Suite española No. 1, Op. 47: Asturias (Leylenda) (arranged by Norbert Kraft)

The Spanish composer Albéniz didn’t write any guitar music at all, but it seems obvious from the sounds he created for the piano that he could hear the guitar – Spain’s national instrument – in his head as he composed. This piece, originally for piano, suits the guitar beautifully. It is named after a mountainous area of northern Spain, and may be the musical telling an old mountain tale: its subtitle ‘Leylenda’ means ‘Legend’. There’s a captivating, mystical feel to the music. We can hear both a tremolo (‘trembling’) effect – the music is bubbly and busy as notes are repeated quickly around the main tune – and an energetic strumming (e.g. at 0.42), typical of Spanish guitar music.

Performers: Norbert Kraft, guitar

Taken from Naxos 8.553999

Francisco Tárrega (1852–1909)
Recuerdos de la Alhambra

Tárrega was a great classical guitarist himself. He wrote a lot of music for the guitar, and gave many concerts. This music is very personal: you can almost imagine, as you listen, the composer working out the music quietly by himself, hunched over his guitar. The title, ‘Memories of the Alhambra’, refers to a beautiful ancient palace in the hills of Grenada, Spain that Tárrega visited in 1896. There is a lot of tremolo (‘trembling’) here – can you hear how the tune bubbles as each note is repeated really fast? The speed doesn’t give it a feeling of rushing around though – it gives it a kind of magical decoration, like tinsel on a tree, or like the detailed, ornate carvings in the walls of the Alhambra Palace.

Performers: Norbert Kraft, guitar

Taken from Naxos 8.553999

Fernando Sor (1778–1839)
Études, Op. 6: No. 11 in E minor

Fernando Sor was a guitarist, teacher and composer – really important in the development of the classical guitar. He was born in Spain, but he left in 1813 and travelled in Paris, London, Berlin, Warsaw and Moscow – he led a rather nomadic lifestyle. He published guitar tutor books and study pieces, but this doesn’t mean they are dry or boring: there is a really poetic expression in the music. He crafted his pieces carefully, influenced by Viennese Classical style: in this study, there is no flamboyant Spanish colour but instead a lovely, simple melody and an accompaniment underneath – the guitarist has to bring out the melody line and keep the accompaniment quieter, which can be hard to do!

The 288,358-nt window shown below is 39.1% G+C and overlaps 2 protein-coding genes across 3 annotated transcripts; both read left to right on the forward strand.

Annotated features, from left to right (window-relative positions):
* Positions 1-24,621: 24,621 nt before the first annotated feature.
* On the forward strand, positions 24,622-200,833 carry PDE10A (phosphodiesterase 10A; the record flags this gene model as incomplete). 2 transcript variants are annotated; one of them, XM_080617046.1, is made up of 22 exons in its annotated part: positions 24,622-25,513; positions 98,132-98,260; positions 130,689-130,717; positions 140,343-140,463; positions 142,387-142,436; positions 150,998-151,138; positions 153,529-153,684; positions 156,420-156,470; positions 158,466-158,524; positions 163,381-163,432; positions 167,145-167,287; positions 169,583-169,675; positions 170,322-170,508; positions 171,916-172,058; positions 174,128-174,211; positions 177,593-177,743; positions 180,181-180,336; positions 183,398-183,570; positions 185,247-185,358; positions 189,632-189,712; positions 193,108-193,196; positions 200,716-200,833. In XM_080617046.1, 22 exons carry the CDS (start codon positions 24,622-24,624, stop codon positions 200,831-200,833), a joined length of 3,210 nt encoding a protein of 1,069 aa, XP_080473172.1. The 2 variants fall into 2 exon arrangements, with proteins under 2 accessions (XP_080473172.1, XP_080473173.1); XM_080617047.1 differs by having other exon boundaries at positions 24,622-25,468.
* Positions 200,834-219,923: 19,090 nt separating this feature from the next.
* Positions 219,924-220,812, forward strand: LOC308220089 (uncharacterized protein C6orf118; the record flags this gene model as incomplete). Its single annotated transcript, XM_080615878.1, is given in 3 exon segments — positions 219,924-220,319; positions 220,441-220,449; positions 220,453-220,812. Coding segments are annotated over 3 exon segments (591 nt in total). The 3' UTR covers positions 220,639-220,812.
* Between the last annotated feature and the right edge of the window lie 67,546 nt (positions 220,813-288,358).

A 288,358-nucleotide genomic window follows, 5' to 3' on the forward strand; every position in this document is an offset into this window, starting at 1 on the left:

Performers: Norbert Kraft, guitar

Taken from Naxos 8.553007

Stanley Myers (1930–1993)

This charming piece was written originally for piano. The composer made a guitar version, which was used for a film called The Walking Stick in 1970, and then used for a much more famous film called The Deer Hunter in 1978. So it has been known ever since as the theme from The Deer Hunter – and it was a hit! You don’t need to have seen the film to enjoy the music. There is no ‘trembling’ here… just a simple, sweet tune and accompaniment.

Performers: Norbert Kraft, guitar

Taken from Naxos 8.553999

Luigi Boccherini (1743–1805)
Guitar Quintet in D major, G. 448

Boccherini was an Italian composer of the Classical era. He wrote several quintets for guitar, two violins, viola and cello, where the guitar blends nicely with the other instruments. These are mainly in the simple, polite, ‘galant’ style that was popular in the 18th century. The final movement of this one (track 3) is influenced by Spanish music, and after a very slow introduction, the energy is unleashed. A ‘fandango’ is a Spanish dance – can you hear the clacking castanets come in towards the end (at 5.03)?

Performers: Zoltán Tokos, guitar; Danubius Quartet

Taken from Naxos 8.550552


Pekka Pylkkänen (b.1964)
13 Seagulls

According to the composer and saxophonist Pekka Pylkkänen, this piece is called ’13 Seagulls’ because of the melody at the beginning: 13 notes that sound to him like ‘seagulls wandering with the wind on a warm summer day’. They are on the guitar, before any other instruments come in. What do you think? Can you imagine them? Softly the drums enter, then a piano and saxophone c. 0.35, and this jazzy piece continues to stretch out lazily, as if all the musicians are so relaxed they have their eyes closed while they play! There’s a long duet for the guitar and the double bass (plucked) with gentle accompaniment from the snare drum, beginning at 1.46.

Performers: Pekka Pylkkänen, saxophone; Pekka Luukka, guitar; Seppo Kantonen, piano; Hannu Rantanen, bass; Marko Timonen, drums

Taken from Naxos 86028-2